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American Flag Etiquette: 12 Mistakes You Didn’t Realize You Were Making

We’ve checked with some patriotic organizations about how best to display Old Glory based on the U.S. Flag Code. These are not laws—no one’s going to jail for disregarding them. But should you wish to fly the Colors, here are a few tips.

Hispanic woman waving American flag on roof of white SUVJacobs Stock Photography Ltd/Getty Images

The United States’ flag has served as a symbol of pride and freedom in America since its adoption in 1777. It’s such an iconic symbol (just look at all the American flag pictures out there) that it even has its own etiquette code. Yep, there are certain things that, technically, you can’t do with the American flag. You may know American history and can quote a few patriotic quotes, but do you know what you technically can (and can’t) do with the flag? Here are some mistakes you didn’t realize you were making with the American flag—and what the official etiquette rules say to do instead. After you read this, take this American flag quiz to test your knowledge of the stars and stripes.

Two friends drape themselves in an American flag outsideFatCamera/Getty Images

You carry the flag horizontally during a parade

It’s tempting to mimic the pregame ceremonies at football games and carry the giant flags horizontally. But the flag etiquette code is pretty clear on this. The flag should be held “always aloft and free.”

RELATED: 20 Reasons the American Flag Is Even Cooler Than You Thought

USA, Massachusetts, DetailWalter Bibikow/Getty Images

You wear the flag as a shirt or swimsuit

The flag’s a flag, it’s not clothing. The etiquette code states that the flag should never be used as apparel, bedding, or drapery. However, there is an important apparel rule to note. You know those Old Navy T-Shirts? Ushistory.org puts that in the same category with wearing the flag, whereas the American Legion says the design is not the actual flag, only a “representation,” and, therefore, they have no problem with that.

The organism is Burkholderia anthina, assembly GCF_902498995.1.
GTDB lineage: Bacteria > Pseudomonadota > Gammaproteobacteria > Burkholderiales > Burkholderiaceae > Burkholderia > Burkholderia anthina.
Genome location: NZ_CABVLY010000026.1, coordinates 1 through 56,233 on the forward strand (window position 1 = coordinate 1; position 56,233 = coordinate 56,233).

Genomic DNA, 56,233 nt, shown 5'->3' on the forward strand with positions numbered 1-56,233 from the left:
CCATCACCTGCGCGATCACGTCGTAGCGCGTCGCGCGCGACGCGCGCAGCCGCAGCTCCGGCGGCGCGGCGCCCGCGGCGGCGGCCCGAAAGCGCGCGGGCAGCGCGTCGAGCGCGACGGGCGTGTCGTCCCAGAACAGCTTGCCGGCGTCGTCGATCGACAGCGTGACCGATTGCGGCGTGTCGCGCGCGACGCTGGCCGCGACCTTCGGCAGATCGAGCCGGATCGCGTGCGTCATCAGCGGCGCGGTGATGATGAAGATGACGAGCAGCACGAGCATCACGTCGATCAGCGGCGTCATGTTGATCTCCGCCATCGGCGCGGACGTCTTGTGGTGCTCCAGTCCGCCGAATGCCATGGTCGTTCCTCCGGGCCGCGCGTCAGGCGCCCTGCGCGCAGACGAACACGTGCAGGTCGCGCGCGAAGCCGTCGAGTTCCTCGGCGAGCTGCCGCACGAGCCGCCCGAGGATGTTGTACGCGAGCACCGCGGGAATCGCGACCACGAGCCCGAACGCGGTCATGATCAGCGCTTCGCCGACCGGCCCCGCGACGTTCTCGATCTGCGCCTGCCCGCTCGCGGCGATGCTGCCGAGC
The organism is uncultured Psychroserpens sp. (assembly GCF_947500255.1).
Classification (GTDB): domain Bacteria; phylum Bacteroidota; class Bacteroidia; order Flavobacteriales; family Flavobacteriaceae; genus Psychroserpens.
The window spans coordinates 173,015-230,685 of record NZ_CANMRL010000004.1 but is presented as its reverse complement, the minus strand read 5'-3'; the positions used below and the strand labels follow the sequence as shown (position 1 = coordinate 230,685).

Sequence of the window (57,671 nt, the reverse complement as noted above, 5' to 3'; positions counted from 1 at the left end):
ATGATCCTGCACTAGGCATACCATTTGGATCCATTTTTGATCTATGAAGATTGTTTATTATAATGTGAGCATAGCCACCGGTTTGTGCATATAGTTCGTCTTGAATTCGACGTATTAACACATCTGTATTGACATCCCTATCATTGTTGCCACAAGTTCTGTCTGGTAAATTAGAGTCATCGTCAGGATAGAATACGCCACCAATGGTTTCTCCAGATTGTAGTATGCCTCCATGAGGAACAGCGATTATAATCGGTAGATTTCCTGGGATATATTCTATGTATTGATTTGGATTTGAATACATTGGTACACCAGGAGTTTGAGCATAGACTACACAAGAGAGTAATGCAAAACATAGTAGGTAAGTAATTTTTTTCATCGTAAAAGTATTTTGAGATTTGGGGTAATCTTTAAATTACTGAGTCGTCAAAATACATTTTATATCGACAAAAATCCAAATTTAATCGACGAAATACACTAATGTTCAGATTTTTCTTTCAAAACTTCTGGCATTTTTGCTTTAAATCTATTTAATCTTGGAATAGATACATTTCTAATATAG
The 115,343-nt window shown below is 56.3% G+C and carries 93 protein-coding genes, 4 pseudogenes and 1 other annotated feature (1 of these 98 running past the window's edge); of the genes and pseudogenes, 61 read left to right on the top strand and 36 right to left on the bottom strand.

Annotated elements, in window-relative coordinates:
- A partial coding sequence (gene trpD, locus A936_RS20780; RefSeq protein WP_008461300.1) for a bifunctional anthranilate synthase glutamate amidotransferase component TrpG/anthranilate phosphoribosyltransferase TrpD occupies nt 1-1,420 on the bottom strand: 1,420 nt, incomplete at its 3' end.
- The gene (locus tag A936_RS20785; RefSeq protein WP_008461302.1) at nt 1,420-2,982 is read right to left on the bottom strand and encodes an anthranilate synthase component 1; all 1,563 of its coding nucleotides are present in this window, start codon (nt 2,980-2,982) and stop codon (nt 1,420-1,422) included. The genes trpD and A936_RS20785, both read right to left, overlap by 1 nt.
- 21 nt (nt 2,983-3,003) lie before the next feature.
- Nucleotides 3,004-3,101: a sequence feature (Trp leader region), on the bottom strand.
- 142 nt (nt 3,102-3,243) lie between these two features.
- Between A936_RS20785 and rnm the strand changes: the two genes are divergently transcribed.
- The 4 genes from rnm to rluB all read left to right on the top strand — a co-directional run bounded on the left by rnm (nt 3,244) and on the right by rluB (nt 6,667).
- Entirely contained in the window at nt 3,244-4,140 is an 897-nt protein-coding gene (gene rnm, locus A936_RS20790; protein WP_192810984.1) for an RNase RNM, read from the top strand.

RELATED: What Is Flag Day and Why Do We Celebrate It?

4th of July themed party decorations.Jeff Greenberg/Getty Images

You buy American Flag napkins for your Fourth of July Picnic

It’s Independence Day and you’re celebrating with a big picnic complete with hamburgers, hot dogs, and American flag napkins. You might consider some other sort of napkin. As with athletic uniforms, the code is very particular when it comes to wiping mustard off your mouth with the flag: “[The flag] should not be … printed or otherwise impressed on paper napkins or boxes or anything that is designed for temporary use and discard.”

Supreme Court Justice Ruth Bader Ginsburg Dies At 87Samuel Corum/Getty Images

You fly the flag at half-staff for a fallen friend

A soldier or veteran you know has died. You’d like to honor them by flying the flag at half-staff. But figure out another way to honor your friend. According to the flag etiquette code, only the president or your state governor can order the U.S. flag lowered to half-staff.

Grungy American FlagKlubovy/Getty Images

You burn a dirtied flag

Your flag has touched the ground and you’ve been told it should now be destroyed. Don’t. While you should avoid letting the flag touch the ground, there’s no need to destroy it. According to the American Legion, the flag can be washed or dry-cleaned—just pay attention to the material before you decide to wash.

Patriotic Trashandipantz/Getty Images

You throw away an American flag